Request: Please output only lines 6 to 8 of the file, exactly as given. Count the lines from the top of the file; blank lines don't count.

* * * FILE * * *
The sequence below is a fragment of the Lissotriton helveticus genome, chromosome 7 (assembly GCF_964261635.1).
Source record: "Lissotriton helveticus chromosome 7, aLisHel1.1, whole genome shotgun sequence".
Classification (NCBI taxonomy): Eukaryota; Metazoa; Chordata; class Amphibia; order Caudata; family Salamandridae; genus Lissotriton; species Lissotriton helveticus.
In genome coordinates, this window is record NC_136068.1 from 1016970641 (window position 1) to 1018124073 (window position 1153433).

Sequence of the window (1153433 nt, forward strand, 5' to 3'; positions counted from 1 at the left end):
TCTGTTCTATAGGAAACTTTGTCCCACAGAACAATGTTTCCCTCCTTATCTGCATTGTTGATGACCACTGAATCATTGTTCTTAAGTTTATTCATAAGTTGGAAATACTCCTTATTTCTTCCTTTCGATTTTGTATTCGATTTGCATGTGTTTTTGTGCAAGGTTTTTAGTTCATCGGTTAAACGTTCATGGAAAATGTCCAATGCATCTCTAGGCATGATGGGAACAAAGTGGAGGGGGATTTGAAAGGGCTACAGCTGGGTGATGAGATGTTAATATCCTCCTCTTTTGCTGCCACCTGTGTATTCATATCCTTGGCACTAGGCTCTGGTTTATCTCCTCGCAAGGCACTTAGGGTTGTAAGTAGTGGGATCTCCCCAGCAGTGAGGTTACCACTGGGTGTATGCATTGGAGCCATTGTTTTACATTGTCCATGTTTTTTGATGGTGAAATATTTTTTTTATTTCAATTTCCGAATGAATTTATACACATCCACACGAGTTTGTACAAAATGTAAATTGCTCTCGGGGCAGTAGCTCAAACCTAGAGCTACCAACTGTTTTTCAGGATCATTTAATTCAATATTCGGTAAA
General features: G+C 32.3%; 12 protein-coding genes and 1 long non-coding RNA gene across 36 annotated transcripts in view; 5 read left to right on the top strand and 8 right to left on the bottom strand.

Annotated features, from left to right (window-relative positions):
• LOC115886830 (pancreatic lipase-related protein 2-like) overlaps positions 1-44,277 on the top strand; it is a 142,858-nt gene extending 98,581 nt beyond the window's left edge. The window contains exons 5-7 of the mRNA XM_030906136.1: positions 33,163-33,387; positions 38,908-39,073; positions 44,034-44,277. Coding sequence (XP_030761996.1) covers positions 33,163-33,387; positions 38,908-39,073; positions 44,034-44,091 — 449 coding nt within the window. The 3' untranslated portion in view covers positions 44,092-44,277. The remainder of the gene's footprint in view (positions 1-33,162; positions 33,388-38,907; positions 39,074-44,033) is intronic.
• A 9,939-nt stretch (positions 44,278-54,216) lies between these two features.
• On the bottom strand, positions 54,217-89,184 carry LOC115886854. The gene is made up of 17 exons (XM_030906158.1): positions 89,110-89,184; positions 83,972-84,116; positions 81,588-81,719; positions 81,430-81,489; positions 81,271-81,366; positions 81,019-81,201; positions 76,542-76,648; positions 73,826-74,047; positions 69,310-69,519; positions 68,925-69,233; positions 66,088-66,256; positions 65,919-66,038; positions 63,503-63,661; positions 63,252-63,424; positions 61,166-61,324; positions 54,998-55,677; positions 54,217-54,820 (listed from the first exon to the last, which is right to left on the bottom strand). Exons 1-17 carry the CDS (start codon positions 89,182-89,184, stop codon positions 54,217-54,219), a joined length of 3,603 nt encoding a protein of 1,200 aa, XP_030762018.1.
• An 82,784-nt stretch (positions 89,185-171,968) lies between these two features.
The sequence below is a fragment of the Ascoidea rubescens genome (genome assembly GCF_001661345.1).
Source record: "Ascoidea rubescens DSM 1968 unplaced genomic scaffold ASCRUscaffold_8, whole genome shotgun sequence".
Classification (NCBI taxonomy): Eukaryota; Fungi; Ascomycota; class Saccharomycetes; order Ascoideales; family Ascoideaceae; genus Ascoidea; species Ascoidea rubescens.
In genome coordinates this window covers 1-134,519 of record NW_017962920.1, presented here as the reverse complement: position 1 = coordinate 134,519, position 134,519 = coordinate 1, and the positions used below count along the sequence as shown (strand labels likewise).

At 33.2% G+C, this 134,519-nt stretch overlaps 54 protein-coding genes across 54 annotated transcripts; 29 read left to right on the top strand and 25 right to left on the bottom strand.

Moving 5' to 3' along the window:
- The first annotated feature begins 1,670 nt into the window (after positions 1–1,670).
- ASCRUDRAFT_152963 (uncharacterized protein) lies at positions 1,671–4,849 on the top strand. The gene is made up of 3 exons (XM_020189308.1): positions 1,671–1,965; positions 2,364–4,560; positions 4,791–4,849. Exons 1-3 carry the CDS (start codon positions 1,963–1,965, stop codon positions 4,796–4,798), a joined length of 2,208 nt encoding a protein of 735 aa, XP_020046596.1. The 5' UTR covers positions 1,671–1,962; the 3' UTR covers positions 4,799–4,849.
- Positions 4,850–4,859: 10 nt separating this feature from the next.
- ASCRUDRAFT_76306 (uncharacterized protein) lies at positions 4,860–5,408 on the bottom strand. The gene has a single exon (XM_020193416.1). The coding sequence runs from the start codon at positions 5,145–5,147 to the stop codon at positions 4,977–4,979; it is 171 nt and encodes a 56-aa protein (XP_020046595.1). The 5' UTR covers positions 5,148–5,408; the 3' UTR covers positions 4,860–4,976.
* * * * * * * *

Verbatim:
TCTGTTCTATAGGAAACTTTGTCCCACAGAACAATGTTTCCCTCCTTATCTGCATTGTTGATGACCACTGAATCATTGTTCTTAAGTTTATTCATAAGTTGGAAATACTCCTTATTTCTTCCTTTCGATTTTGTATTCGATTTGCATGTGTTTTTGTGCAAGGTTTTTAGTTCATCGGTTAAACGTTCATGGAAAATGTCCAATGCATCTCTAGGCATGATGGGAACAAAGTGGAGGGGGATTTGAAAGGGCTACAGCTGGGTGATGAGATGTTAATATCCTCCTCTTTTGCTGCCACCTGTGTATTCATATCCTTGGCACTAGGCTCTGGTTTATCTCCTCGCAAGGCACTTAGGGTTGTAAGTAGTGGGATCTCCCCAGCAGTGAGGTTACCACTGGGTGTATGCATTGGAGCCATTGTTTTACATTGTCCATGTTTTTTGATGGTGAAATATTTTTTTTATTTCAATTTCCGAATGAATTTATACACATCCACACGAGTTTGTACAAAATGTAAATTGCTCTCGGGGCAGTAGCTCAAACCTAGAGCTACCAACTGTTTTTCAGGATCATTTAATTCAATATTCGGTAAA
General features: G+C 32.3%; 12 protein-coding genes and 1 long non-coding RNA gene across 36 annotated transcripts in view; 5 read left to right on the top strand and 8 right to left on the bottom strand.

Annotated features, from left to right (window-relative positions):